When created and used in conjunction with a public-private partnership (PPP), a special purpose vehicle (SPV) -- sometimes referred to instead as a special purpose entity (SPE) -- allows for improved financing and a greater degree of operational control for the private agent. Since every SPV can vary based on its founding legal and financial agreements, its specific role is often unique to the partnership.
What Is a Public-Private Partnership?
Public-private partnerships are contractual arrangements between a public agency and a privately owned service provider. They are used to finance and operate projects that are considered important or desirable to the general public. Private agencies are incorporated because it has become increasingly apparent to both governments and donors that private enterprises are more cost-efficient and effective at delivering valuable products and services.
What Is a Special Purpose Vehicle?
Special purpose vehicles function as subsidiary entities for larger parent organizations and are typically used to finance new operations at favorable terms. The SPV can raise capital without carrying the debt or other liabilities of the parent organization even though the subsidiary is often operated by the same individuals and serves purposes that benefit the parent organization.
Though they sometimes do have actual employees and carry out tangible business operations, SPVs are first and foremost an off-balance-sheet capital tool. This means that companies can change their overall asset/liabilities framework without having it show up in their primary financial statements.
SPV in a PPP
Many private partners in a PPP demand an SPV as part of the arrangement. This is especially true for very capital-intensive endeavors, such as an infrastructure project. The private company doesn't want to limit its exposure to liabilities, so an SPV is created to absorb some of the risks.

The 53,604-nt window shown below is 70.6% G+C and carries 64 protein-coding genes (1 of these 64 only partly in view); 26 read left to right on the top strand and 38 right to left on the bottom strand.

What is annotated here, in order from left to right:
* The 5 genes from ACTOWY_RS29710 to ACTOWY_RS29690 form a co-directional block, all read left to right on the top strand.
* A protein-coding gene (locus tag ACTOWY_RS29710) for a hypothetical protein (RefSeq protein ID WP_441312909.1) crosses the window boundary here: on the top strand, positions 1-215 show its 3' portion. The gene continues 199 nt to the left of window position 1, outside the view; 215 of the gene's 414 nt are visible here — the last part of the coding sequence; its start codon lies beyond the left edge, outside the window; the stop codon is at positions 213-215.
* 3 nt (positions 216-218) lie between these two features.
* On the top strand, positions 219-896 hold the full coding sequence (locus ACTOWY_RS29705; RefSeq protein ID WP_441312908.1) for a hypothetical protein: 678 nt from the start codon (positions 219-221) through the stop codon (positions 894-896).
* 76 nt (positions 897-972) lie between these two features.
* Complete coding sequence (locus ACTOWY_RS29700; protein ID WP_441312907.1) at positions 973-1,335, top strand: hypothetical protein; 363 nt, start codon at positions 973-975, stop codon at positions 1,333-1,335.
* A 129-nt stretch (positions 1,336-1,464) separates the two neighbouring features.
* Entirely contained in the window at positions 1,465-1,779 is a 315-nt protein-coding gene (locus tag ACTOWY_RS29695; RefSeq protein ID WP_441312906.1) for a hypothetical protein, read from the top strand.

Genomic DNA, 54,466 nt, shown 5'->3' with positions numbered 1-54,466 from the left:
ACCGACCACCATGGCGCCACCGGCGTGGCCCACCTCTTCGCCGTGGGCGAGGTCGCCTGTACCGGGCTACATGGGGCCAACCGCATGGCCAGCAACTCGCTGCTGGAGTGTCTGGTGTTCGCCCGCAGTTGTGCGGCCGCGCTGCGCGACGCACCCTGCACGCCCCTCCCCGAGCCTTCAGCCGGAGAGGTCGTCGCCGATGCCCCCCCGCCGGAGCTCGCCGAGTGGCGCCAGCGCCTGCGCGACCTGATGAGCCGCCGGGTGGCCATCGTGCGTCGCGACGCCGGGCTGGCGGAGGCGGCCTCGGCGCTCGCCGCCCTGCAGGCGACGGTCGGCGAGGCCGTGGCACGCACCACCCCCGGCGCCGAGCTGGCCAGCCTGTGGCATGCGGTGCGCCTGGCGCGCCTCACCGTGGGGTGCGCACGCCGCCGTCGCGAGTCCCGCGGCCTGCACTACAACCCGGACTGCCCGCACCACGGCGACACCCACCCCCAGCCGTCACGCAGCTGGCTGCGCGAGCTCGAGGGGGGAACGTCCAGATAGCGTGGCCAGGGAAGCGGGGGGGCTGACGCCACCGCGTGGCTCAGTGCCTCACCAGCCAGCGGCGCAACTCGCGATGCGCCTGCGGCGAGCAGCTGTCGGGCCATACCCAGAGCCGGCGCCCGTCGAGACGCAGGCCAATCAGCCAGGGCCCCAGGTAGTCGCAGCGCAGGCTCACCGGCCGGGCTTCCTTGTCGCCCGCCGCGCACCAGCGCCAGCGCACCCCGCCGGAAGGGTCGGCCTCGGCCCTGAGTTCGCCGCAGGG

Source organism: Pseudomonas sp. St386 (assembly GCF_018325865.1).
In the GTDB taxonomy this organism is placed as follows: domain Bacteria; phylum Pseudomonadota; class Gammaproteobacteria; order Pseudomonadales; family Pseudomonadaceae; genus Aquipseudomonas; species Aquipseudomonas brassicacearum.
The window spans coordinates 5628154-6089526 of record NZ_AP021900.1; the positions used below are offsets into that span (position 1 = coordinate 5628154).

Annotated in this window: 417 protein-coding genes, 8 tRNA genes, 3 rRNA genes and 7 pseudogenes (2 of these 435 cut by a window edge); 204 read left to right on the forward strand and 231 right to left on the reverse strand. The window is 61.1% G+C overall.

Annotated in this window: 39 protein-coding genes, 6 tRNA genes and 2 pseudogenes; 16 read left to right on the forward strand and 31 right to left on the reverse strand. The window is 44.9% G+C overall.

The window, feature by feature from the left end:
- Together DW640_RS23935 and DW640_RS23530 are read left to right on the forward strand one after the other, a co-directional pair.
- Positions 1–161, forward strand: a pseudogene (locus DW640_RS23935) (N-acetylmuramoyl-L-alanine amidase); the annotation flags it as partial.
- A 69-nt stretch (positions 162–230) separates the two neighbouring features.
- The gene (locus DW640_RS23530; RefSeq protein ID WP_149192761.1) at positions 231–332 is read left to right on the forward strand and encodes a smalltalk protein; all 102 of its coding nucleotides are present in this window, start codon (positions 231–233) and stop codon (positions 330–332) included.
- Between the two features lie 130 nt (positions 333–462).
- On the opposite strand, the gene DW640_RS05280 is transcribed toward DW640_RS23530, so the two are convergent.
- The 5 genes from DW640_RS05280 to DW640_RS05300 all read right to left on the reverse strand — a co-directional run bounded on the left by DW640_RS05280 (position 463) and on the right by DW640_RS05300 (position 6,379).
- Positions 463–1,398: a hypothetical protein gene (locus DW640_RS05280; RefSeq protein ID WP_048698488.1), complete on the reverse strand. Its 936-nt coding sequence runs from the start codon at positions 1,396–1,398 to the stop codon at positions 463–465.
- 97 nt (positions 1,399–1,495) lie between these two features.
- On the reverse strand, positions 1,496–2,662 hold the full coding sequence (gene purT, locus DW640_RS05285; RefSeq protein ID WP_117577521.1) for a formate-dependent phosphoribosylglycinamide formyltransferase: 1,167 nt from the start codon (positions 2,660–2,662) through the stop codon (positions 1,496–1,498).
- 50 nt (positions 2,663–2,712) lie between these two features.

There isn't a uniform operational role or legal design for the use of SPVs in a PPP; the particulars vary depending on the agreements of the actors and stakeholders in the project. However, every SPV needs to be created in accordance with the proper legal and accountancy rules in the jurisdiction.
Most public projects rely on support from commercial banks or other financial institutions. Almost always, the SPV represents the financing wing and is used to attract funds from other lenders and investors. This protects the parent company and all financing parties from immediate counterparty risk. In the case of non-recourse financing, the lender's only valid claims are limited to project assets in the case of default or non-completion. In turn, the SPV is not directly exposed to balance sheet issues with the parent or government agency.
The government agency is often able to keep project debt and liabilities off its own balance sheet. This leaves more fiscal space for other public obligations. This can be especially important for governments that issue bonds because more fiscal space equates to higher bond credit ratings.